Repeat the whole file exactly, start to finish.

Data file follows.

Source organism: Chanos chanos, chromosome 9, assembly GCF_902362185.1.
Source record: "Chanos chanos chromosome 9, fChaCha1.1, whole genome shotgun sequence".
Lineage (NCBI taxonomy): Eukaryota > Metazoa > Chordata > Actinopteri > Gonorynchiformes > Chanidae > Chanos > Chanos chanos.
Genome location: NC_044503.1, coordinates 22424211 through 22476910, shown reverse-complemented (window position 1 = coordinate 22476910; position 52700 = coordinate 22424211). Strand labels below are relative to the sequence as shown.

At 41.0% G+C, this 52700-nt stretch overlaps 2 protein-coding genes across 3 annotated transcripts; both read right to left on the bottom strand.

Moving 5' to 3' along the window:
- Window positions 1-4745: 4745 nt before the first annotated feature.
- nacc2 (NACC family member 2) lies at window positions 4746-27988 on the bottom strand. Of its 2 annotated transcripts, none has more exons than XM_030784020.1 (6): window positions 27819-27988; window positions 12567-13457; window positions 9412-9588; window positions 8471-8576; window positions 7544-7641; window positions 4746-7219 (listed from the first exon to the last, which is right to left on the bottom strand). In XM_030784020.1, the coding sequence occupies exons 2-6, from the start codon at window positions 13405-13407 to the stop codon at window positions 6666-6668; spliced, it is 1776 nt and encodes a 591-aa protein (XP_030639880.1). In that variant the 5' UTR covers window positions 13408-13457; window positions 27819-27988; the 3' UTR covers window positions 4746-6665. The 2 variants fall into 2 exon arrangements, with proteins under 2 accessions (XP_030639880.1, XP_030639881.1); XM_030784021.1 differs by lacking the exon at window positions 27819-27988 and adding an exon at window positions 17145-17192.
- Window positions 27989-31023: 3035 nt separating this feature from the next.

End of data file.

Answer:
Source organism: Chanos chanos, chromosome 9, assembly GCF_902362185.1.
Source record: "Chanos chanos chromosome 9, fChaCha1.1, whole genome shotgun sequence".
Lineage (NCBI taxonomy): Eukaryota > Metazoa > Chordata > Actinopteri > Gonorynchiformes > Chanidae > Chanos > Chanos chanos.
Genome location: NC_044503.1, coordinates 22424211 through 22476910, shown reverse-complemented (window position 1 = coordinate 22476910; position 52700 = coordinate 22424211). Strand labels below are relative to the sequence as shown.

At 41.0% G+C, this 52700-nt stretch overlaps 2 protein-coding genes across 3 annotated transcripts; both read right to left on the bottom strand.

Moving 5' to 3' along the window:
- Window positions 1-4745: 4745 nt before the first annotated feature.
- nacc2 (NACC family member 2) lies at window positions 4746-27988 on the bottom strand. Of its 2 annotated transcripts, none has more exons than XM_030784020.1 (6): window positions 27819-27988; window positions 12567-13457; window positions 9412-9588; window positions 8471-8576; window positions 7544-7641; window positions 4746-7219 (listed from the first exon to the last, which is right to left on the bottom strand). In XM_030784020.1, the coding sequence occupies exons 2-6, from the start codon at window positions 13405-13407 to the stop codon at window positions 6666-6668; spliced, it is 1776 nt and encodes a 591-aa protein (XP_030639880.1). In that variant the 5' UTR covers window positions 13408-13457; window positions 27819-27988; the 3' UTR covers window positions 4746-6665. The 2 variants fall into 2 exon arrangements, with proteins under 2 accessions (XP_030639880.1, XP_030639881.1); XM_030784021.1 differs by lacking the exon at window positions 27819-27988 and adding an exon at window positions 17145-17192.
- Window positions 27989-31023: 3035 nt separating this feature from the next.